The coronavirus outbreak has put the UK economy under immense strain, with businesses across the country shutting down to prevent the spread.
After discussions with trade unions, the government is to plough billions of pounds into a furlough scheme that will see the taxpayer give businesses 80 per cent of the wages of those employees who are temporarily laid off.
This should stop those business suffering a drop-off from making workers permanently redundant. It will ensure that more workers have enough money to cover their bills and leave businesses well-placed to ramp up activity once demand picks up again.
But while measures to protect jobs are welcome, it’s important that employers follow the rules when sending staff on furlough.
And if you’re one of the workers who’ve been asked to go on furlough, make sure you know your rights.
Despite the government having recently published guidance on how the scheme will operate, there are still a number of unanswered questions about the scheme. But this is what we know right now:
Bosses must follow the rules
Bosses can’t just stick workers on furlough or shorter hours.
An employee is regarded to have been laid off during a particular week if the employer does not have sufficient work for the employee and the employee is not paid as a result. (s.147(1) of the Employment Rights Act 1996).
What does your contract say?
If your contract contains the right for the employer to impose a lay-off, they can simply do so.
But it needs to be for a reasonable period of time, not indefinite.
Collective agreements between employers and unions will normally include provision for minimum payments if employees are laid off for a period.
If it’s not in the contract, then the employer needs your written, informed consent. And they have to make it clear how long the lay-off will be.
The lay-off has to be kept under review and the employer must seek further consent if it lasts longer than expected.
What happens if this isn’t in your contract and you say “no”?
If an employee or their union objects to the lay-offs, the employer cannot simply impose it.
If workers say “no” and the employer attempts to press ahead, employees can resign and claim unfair constructive dismissal, and possibly also claim a statutory redundancy payment.
Or they can continue in employment but claim any shortfall in pay under the unauthorised deduction of wages laws.
This is especially helpful if you haven’t got the two years’ service needed to claim unfair constructive dismissal.
How much will I get paid?
The government will stump up 80 per cent of the wage costs of those laid off. It will also cover employer costs such as their National Insurance and pension payments at the minimum legal level.
It will only cover basic salary and not commission payments and is capped at £2.500 a month. This means that, as it stands, those who currently receive piece work “bonuses” would see their income fall substantially.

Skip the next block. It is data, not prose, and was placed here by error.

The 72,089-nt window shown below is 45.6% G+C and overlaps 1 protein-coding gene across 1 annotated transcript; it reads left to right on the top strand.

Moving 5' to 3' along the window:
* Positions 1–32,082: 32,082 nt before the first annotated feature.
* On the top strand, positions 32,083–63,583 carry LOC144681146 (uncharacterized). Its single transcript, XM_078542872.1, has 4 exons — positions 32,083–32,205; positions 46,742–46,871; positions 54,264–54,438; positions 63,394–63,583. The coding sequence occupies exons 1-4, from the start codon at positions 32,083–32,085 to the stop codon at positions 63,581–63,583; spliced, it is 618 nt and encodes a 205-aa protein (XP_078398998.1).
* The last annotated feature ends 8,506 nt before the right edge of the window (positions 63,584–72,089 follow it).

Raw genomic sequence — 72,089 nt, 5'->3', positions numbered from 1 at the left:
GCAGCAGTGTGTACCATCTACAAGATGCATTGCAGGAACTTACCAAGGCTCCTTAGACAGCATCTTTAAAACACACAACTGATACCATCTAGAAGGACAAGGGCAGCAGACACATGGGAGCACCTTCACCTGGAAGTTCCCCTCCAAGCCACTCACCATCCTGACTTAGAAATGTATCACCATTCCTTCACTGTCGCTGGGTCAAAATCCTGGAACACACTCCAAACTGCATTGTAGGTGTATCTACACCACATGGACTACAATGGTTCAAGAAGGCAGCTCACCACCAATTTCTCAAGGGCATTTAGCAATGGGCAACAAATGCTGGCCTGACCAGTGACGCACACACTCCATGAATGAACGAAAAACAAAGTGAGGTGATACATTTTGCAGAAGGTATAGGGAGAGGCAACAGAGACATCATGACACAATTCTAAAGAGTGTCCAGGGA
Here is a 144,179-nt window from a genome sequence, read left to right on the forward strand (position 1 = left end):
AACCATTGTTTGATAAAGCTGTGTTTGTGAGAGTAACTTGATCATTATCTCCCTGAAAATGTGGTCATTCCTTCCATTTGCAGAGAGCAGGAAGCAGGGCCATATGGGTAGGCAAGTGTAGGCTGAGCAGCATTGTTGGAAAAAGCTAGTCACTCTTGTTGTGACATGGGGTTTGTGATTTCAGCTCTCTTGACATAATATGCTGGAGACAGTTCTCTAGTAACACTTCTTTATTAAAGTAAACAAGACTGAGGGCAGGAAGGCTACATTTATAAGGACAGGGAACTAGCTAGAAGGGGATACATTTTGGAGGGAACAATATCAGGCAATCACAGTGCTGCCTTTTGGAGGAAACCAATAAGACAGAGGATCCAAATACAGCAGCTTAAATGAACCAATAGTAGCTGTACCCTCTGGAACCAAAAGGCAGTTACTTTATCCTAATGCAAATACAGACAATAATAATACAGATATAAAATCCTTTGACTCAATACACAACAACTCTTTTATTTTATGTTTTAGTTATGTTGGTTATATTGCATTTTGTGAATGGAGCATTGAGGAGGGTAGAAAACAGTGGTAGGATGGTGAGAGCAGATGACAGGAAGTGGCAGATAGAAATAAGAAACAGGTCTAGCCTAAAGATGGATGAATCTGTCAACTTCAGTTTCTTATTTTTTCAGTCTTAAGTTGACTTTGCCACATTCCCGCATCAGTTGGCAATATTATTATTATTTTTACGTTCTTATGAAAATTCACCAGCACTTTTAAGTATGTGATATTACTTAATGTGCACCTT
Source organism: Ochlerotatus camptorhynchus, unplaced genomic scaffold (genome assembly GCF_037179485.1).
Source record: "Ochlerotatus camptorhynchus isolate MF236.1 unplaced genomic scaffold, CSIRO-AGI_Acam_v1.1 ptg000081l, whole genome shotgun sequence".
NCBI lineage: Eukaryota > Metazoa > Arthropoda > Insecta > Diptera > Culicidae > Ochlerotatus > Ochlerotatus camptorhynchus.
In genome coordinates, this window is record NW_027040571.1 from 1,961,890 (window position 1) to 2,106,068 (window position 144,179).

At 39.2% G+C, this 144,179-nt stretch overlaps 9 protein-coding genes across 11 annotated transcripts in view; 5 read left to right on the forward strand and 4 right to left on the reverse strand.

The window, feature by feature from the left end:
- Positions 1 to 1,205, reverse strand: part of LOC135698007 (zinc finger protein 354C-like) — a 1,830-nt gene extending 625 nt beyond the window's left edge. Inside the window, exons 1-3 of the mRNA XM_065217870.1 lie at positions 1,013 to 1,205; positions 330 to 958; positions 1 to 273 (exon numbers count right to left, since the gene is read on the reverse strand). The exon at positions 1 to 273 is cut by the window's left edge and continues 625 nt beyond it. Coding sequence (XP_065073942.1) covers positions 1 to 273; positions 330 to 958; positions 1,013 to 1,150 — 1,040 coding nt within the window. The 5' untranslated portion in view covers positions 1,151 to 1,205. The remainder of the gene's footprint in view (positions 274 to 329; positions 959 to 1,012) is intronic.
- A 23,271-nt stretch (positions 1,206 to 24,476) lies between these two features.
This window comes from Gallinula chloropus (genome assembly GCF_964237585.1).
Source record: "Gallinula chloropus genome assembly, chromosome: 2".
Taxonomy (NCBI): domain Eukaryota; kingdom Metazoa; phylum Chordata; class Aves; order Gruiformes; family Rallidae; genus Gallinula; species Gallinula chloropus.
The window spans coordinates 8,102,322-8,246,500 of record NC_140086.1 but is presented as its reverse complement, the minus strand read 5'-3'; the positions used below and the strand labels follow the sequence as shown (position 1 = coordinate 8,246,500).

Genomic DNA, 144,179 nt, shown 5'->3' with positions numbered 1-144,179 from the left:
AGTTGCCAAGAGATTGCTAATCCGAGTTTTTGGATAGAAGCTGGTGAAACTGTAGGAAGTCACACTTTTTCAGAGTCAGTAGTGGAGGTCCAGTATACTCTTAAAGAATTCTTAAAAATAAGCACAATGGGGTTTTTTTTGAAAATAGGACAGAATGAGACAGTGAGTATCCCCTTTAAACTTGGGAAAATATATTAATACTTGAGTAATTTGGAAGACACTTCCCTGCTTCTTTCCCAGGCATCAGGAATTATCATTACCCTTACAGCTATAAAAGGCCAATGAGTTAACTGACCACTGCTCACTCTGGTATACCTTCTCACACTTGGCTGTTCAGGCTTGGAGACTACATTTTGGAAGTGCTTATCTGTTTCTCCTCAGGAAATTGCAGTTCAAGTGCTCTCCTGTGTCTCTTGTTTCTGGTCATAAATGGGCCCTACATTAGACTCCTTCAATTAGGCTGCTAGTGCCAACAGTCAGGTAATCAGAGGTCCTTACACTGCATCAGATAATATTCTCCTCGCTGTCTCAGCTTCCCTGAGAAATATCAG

Employers can, and we believe should where they can afford it, top up wages to 100 per cent.
If your pay varies, your employer can claim for the higher of either the same month’s earnings from the previous year or average monthly earnings from the 2019-20 tax year.
Who does it cover?
Employees who are paid via Pay as You Earn payroll, which is likely to include a number of agency workers as well as those working via zero hours arrangements. They must have been on the organisation’s payroll as of 28 February 2020.
The scheme also covers employees who were made redundant since 28 February 2020, if they are rehired by their employer.
But, as it currently stands, those workers who have gone onto short-time working will not be covered by the scheme. Those workers will not have their wages topped up to normal levels.
What about the self-employed?
The self-employed (or at least most of them) are covered by a separate Self Employed Income Support Scheme.
How do employers decide who goes on furlough?
Employers must use a fair process for selecting employees for furlough and be very clear about why they are making certain decisions.
They must be careful not to discriminate against particular groups of workers who are protected by equality law, either directly or indirectly.
For example, they must not choose to furlough a worker because their race or because they are pregnant, to do so would be direct discrimination.
Similarly, they should not ask disabled workers to agree to a temporary lay-off to avoid putting in place reasonable adjustments that would allow them to continue working during the current outbreak.
Examples of indirect discrimination would be selecting workers for furlough because of their caring commitments, a group of workers in which women are overrepresented.
I have two jobs. If I am furloughed from one, what happens to the other?
Each furlough arrangement applies to a single job you do. So you can continue working in one job while furloughed from another. The pay cap applies to each employer individually.
Can my employer give me work to do during furlough?
No. A furloughed employee can take part in volunteer work or training, as long as it does not provide services to or generate revenue for their employer.
But if you are asked to do training you must be paid at least the minimum wage/National Living Wage, even if this is more than the 80 per cent of wage that will be subsidised by the government.
This content is provided as general background information and should not be taken as legal advice or financial advice for your particular situation. Make sure to get individual advice on your case from your union or an independent advisor before taking any action.
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